News item: HPB to Subsidise Healthier Cooking Oil at Food Joints Oil subsidies to promote healthier fare at food joints - HPB wants food outlets to buy palm-canola mix of cooking oil By Salma Khalik, The Straits Times, 14 Jul 2014; "TO MAKE eating out healthier for food-loving Singaporeans, the Health Promotion Board (HPB) will be spending millions a year on subsidies to get food joints to use healthier oil. Starting this month, the HPB will absorb the difference in cost between palm oil - which is generally used by food outlets - and a healthier mix of palm and canola oil, which costs 20 per cent to 30 per cent more. The HPB is subsidising wholesale oil suppliers to get them to sell the healthier mix to restaurants, hawker stalls and other food outlets at the same price as palm oil. The aim is to get 20 per cent of food outlets to switch from palm oil to the canola mix by 2020. Palm oil is the cheapest cooking oil and costs around $6 to $8 for a two-litre bottle in retail shops. But it has 50 per cent saturated fat, clogs up the arteries and can lead to heart attacks and stroke. The canola and palm oil mix reduces the fat saturation to 38 per cent. The HPB hopes that this will make a huge difference to diners' health - provided they do not use it as an excuse to eat more deep-fried food. Said Mr Zee Yoong Kang, HPB's chief executive officer: "By the time the oil gets down to the individual plate, we're being literally poisoned for one or two cents a plate. "But if you sell 5,000 plates, it makes an appreciable difference to the bottom line."..... Health Minister Gan Kim Yong had said in Parliament last week that the Government would work with community partners to make healthy living as "effortless as possible".... Ms Ong (of Sime Darby, Singapore) suggested using soya oil instead, as it costs less than half the price of canola. But Prof Henry said soya does not have the same heart-healthy benefits as canola, which contains omega-3, omega-6 and alpha-linolenic acid...."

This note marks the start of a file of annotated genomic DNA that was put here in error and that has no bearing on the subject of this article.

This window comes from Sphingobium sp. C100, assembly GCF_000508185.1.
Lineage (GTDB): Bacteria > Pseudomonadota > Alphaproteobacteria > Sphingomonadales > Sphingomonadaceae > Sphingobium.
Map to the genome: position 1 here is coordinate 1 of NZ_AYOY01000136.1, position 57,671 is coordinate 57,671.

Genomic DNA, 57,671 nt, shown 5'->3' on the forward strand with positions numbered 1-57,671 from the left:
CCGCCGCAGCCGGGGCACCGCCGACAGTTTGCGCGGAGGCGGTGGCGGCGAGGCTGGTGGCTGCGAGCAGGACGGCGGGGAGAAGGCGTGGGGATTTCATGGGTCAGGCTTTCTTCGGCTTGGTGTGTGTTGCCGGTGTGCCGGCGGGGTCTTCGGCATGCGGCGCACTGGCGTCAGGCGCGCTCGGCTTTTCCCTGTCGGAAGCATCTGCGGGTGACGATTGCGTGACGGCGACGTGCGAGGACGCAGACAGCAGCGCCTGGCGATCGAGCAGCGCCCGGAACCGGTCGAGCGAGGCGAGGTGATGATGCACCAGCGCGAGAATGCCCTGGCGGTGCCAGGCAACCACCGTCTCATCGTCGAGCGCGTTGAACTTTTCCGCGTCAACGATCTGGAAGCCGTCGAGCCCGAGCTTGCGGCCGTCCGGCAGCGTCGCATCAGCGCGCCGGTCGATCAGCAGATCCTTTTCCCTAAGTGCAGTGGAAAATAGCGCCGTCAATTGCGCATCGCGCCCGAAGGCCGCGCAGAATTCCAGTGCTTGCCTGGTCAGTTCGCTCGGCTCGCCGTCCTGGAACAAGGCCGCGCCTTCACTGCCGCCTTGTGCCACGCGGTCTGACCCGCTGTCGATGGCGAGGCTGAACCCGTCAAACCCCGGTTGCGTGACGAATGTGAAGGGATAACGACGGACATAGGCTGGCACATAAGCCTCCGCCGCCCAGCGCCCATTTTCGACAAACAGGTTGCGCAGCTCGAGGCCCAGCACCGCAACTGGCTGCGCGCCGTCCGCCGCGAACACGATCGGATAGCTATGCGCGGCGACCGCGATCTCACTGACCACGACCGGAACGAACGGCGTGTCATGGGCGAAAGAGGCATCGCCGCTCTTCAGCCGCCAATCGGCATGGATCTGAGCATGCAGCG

Background on France "palm oil free" and tax proposal, from Khor Reports' Palm Oil e-newsletter Mar/Apr 2013:
Some are unconvinced by sustainable palm oil and have questions on health impacts. In 2012, palm oil faced a strong negative campaign in France. The three‐prong anti‐palm oil campaign uses classic tactics. We can call it the “shun it, tax it, ban it” combination.
Shun it, tax it … “Palm oil free” products were being launched and gaining traction in the EU markets, especially in France where the “Nutella Wars” were playing out in the latter part of last year. The chocolate hazelnut spread, made by the Ferrero Group, was facing a challenge by a similar new product made by the Casino Group, which was marketed prominently as “sans huile de palme”. The Casino Group has been aggressive in switching its food products to other vegetable oils. It reports: “In 2011, the Casino brand had 312 items without palm oil, or 62% of its food offer. The removal of palm oil is continuing and should reach 72% by 2012. In the case of non‐food products… the Group has been using the RSPO supply line since March 2011.” Casino claims that its brands have a 50% market share in France. Green campaigners also encouraged the Mayor of Paris to ban palm oil from use in schools and in government contracts. This should have a domino‐effect, to push others to do likewise. At the same time, the French Senate Committee on Social Security proposed an amendment for a tax of EUR 300 per MT on palm oil. On top of the existing tax of EUR 100 per MT in France, the amended tax would amount to EUR 400. This was dubbed the “Nutella tax.” The campaign against palm oil in France was based primarily on claims that palm oil is bad for health and the environment.
The defence. The anti‐palm oil campaign has been unravelling. In June 2012, a case was brought by smallholder farmers from Cote d’Ivoire to the Tribunal de Commerce in Paris against Systeme U’s
advertising campaign against palm oil which said “No to palm oil, yes to low prices. But not if it costs the earth.” In December 2012, the French retail cooperative (comprising about 800 independent hypermarkets and supermarkets) was ordered to end its misleading advertisements. Systeme U was to cease all further dissemination of anti‐palm oil advertisements or be subject to a penalty of EUR 3,000 per infringement. The French Senate's “Nutella tax” amendment was defeated in its own chamber, and in the National Assembly. Representations were made by delegations visiting from Malaysia and Indonesia. Various food manufacturers such as Ferrero and Carrefour also publicly defended palm oil usage. Malaysian smallholders also spoke out.